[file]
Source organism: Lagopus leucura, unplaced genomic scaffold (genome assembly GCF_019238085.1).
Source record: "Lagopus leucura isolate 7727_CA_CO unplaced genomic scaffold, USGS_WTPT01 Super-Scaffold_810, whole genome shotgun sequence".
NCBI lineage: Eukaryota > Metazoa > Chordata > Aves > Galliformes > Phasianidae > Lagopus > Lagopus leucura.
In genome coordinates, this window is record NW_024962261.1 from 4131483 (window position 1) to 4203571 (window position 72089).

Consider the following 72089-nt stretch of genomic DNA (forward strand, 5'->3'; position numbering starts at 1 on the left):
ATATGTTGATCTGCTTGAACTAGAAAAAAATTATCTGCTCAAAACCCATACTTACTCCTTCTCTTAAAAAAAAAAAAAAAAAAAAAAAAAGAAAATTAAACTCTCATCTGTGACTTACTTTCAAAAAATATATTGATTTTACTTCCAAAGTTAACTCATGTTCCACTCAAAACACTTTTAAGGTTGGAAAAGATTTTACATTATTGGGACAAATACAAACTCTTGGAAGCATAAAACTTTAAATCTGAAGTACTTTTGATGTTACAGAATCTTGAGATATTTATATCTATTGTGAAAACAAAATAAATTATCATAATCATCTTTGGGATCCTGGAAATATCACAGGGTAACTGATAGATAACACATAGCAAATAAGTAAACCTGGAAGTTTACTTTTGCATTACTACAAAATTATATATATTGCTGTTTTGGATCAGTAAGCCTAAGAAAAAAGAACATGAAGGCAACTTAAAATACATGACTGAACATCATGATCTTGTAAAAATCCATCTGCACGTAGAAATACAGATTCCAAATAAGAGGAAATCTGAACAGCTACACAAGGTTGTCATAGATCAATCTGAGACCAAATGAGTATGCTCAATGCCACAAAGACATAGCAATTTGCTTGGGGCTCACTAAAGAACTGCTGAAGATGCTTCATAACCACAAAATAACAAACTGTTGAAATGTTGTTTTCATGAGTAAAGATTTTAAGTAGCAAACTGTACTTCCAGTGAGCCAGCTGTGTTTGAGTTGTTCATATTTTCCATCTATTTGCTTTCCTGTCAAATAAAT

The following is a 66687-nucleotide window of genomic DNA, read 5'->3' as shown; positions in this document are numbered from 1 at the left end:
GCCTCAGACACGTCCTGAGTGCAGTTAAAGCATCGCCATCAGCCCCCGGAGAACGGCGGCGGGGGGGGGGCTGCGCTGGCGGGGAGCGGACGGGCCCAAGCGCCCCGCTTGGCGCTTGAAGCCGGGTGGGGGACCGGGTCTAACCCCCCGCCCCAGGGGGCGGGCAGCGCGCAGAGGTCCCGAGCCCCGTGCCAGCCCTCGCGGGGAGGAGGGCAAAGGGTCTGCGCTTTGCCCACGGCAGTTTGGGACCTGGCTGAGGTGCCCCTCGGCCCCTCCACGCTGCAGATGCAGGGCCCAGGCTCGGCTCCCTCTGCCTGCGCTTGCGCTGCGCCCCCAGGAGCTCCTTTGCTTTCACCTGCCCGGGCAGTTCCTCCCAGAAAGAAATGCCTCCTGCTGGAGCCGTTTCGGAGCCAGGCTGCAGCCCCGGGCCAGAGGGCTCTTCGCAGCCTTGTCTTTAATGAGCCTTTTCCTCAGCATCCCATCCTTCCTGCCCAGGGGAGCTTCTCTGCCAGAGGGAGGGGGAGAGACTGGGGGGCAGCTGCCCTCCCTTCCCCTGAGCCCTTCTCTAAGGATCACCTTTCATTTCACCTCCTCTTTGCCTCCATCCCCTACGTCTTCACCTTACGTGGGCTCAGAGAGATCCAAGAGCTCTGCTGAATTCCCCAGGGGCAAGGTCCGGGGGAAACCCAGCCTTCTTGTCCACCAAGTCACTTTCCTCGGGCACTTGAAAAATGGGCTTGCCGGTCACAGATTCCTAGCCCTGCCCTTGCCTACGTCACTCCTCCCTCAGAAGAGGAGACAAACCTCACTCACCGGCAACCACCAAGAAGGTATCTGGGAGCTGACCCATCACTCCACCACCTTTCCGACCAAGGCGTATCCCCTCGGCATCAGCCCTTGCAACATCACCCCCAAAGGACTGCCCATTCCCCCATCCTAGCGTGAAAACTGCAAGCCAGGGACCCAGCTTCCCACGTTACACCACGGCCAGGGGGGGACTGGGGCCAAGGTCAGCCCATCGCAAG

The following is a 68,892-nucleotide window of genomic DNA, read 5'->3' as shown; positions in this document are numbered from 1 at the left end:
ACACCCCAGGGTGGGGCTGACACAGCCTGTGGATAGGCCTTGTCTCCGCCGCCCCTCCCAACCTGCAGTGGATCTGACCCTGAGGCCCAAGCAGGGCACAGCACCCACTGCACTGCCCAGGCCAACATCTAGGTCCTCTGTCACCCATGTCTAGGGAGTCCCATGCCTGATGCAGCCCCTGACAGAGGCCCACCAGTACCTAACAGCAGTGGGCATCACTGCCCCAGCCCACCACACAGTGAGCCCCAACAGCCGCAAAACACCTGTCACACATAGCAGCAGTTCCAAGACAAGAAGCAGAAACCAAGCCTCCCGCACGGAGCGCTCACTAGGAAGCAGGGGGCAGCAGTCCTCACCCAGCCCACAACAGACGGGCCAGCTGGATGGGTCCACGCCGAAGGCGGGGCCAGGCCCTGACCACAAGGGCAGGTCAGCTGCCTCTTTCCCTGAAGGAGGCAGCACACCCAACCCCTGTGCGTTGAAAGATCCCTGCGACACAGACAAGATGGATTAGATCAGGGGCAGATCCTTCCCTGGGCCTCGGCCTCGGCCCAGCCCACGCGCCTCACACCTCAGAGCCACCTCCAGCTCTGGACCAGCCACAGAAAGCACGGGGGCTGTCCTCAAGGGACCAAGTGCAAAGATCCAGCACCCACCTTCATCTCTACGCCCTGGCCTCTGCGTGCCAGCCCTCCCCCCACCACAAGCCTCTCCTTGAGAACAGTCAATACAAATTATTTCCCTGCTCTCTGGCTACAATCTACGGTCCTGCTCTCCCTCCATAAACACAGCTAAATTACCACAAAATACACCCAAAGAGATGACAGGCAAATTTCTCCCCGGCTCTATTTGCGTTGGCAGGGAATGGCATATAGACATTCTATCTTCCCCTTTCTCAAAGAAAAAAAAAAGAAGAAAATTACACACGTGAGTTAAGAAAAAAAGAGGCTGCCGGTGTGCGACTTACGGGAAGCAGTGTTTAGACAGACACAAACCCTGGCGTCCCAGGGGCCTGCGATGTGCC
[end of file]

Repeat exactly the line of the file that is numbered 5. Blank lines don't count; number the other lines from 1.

Consider the following 72089-nt stretch of genomic DNA (forward strand, 5'->3'; position numbering starts at 1 on the left):